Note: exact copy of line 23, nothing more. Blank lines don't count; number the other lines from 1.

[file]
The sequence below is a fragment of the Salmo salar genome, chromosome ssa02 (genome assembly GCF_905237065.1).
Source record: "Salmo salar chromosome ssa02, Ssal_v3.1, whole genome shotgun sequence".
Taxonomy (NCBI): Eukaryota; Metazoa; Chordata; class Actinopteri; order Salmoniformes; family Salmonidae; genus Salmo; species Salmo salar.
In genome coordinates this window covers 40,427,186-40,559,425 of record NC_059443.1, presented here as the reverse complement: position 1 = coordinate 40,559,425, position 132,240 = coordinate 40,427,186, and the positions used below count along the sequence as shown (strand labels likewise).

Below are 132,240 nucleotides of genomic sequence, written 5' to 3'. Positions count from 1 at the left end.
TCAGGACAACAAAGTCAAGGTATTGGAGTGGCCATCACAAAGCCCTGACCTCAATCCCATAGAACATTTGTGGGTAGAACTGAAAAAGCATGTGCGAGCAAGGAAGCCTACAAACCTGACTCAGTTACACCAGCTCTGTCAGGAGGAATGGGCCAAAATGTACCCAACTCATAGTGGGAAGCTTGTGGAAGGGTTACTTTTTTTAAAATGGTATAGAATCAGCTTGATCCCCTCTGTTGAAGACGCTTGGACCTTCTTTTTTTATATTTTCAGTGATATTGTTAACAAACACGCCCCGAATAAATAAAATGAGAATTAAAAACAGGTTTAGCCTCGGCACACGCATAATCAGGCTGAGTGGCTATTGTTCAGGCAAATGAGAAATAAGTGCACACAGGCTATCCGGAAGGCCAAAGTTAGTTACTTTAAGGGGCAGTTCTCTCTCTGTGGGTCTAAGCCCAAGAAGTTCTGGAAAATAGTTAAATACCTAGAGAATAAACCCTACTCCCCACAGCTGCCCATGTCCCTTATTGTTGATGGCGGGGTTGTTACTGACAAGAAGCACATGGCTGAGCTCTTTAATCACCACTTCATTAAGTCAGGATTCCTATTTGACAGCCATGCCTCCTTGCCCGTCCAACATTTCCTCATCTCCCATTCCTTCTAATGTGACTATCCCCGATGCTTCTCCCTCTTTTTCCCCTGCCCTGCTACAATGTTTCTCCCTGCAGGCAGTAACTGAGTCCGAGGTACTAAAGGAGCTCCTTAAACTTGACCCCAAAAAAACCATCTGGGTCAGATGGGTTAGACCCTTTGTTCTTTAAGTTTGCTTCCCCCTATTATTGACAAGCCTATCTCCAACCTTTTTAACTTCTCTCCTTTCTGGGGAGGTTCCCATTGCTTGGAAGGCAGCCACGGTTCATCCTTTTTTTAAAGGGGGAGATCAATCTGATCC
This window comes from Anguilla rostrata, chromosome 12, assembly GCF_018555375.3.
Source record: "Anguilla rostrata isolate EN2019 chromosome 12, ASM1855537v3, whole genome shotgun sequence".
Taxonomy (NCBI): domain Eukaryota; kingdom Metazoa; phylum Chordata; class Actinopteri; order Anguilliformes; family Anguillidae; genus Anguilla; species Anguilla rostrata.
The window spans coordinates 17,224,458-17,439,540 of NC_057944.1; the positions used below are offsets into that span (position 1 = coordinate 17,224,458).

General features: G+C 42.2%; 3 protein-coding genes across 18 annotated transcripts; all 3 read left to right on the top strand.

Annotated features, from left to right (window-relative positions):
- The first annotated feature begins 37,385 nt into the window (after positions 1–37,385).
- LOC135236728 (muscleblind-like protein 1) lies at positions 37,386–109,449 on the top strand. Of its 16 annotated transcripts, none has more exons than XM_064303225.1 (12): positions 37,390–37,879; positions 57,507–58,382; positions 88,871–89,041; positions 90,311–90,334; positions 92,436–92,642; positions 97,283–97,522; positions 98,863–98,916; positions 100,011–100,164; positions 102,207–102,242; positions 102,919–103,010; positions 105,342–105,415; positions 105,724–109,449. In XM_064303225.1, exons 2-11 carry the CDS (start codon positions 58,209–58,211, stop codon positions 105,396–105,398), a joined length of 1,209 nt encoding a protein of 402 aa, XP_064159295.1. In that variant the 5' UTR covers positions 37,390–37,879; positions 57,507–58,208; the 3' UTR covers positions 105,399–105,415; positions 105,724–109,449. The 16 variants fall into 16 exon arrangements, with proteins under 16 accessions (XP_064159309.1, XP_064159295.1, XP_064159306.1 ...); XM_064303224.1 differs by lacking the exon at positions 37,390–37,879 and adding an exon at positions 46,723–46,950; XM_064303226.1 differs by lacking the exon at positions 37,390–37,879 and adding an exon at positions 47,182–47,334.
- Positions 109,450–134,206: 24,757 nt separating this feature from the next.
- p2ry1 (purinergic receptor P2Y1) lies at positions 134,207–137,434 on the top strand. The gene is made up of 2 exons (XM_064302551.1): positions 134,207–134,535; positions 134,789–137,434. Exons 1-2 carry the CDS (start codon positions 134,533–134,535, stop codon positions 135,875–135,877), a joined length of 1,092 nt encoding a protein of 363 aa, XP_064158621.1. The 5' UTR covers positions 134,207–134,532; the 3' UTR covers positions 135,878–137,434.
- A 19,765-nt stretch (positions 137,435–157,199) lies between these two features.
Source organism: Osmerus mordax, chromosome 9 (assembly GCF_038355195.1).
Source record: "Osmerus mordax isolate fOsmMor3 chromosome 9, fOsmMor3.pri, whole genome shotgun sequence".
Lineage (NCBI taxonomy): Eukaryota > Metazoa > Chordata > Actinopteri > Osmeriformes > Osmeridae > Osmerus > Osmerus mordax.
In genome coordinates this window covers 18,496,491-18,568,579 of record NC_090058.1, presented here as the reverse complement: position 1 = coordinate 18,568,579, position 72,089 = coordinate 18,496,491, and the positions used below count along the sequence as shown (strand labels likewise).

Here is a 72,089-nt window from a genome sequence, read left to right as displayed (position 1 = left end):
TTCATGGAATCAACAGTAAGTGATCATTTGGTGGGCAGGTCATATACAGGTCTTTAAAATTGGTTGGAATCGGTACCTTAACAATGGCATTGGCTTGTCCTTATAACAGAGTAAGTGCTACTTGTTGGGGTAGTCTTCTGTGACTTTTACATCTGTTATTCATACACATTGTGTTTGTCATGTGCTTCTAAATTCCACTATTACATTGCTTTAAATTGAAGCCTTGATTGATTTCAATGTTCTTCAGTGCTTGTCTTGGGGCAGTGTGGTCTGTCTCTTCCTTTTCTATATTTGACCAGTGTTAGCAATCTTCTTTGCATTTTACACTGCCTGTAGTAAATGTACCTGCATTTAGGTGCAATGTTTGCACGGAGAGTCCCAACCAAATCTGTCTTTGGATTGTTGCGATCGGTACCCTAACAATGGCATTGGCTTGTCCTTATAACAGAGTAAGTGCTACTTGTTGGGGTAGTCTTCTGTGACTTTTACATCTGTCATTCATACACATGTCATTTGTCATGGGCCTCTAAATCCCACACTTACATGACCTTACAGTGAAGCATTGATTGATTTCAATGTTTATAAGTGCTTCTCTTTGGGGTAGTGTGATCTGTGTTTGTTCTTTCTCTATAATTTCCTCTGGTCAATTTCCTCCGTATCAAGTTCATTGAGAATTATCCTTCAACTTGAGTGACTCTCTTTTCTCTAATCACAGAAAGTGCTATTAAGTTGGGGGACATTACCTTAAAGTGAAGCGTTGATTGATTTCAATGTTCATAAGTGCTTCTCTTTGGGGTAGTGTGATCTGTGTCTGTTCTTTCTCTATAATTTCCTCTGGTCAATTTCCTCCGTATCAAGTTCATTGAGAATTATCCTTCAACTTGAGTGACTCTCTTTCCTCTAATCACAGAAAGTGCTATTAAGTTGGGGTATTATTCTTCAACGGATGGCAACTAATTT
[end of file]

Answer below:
TTCATGGAATCAACAGTAAGTGATCATTTGGTGGGCAGGTCATATACAGGTCTTTAAAATTGGTTGGAATCGGTACCTTAACAATGGCATTGGCTTGTCCTTATAACAGAGTAAGTGCTACTTGTTGGGGTAGTCTTCTGTGACTTTTACATCTGTTATTCATACACATTGTGTTTGTCATGTGCTTCTAAATTCCACTATTACATTGCTTTAAATTGAAGCCTTGATTGATTTCAATGTTCTTCAGTGCTTGTCTTGGGGCAGTGTGGTCTGTCTCTTCCTTTTCTATATTTGACCAGTGTTAGCAATCTTCTTTGCATTTTACACTGCCTGTAGTAAATGTACCTGCATTTAGGTGCAATGTTTGCACGGAGAGTCCCAACCAAATCTGTCTTTGGATTGTTGCGATCGGTACCCTAACAATGGCATTGGCTTGTCCTTATAACAGAGTAAGTGCTACTTGTTGGGGTAGTCTTCTGTGACTTTTACATCTGTCATTCATACACATGTCATTTGTCATGGGCCTCTAAATCCCACACTTACATGACCTTACAGTGAAGCATTGATTGATTTCAATGTTTATAAGTGCTTCTCTTTGGGGTAGTGTGATCTGTGTTTGTTCTTTCTCTATAATTTCCTCTGGTCAATTTCCTCCGTATCAAGTTCATTGAGAATTATCCTTCAACTTGAGTGACTCTCTTTTCTCTAATCACAGAAAGTGCTATTAAGTTGGGGGACATTACCTTAAAGTGAAGCGTTGATTGATTTCAATGTTCATAAGTGCTTCTCTTTGGGGTAGTGTGATCTGTGTCTGTTCTTTCTCTATAATTTCCTCTGGTCAATTTCCTCCGTATCAAGTTCATTGAGAATTATCCTTCAACTTGAGTGACTCTCTTTCCTCTAATCACAGAAAGTGCTATTAAGTTGGGGTATTATTCTTCAACGGATGGCAACTAATTT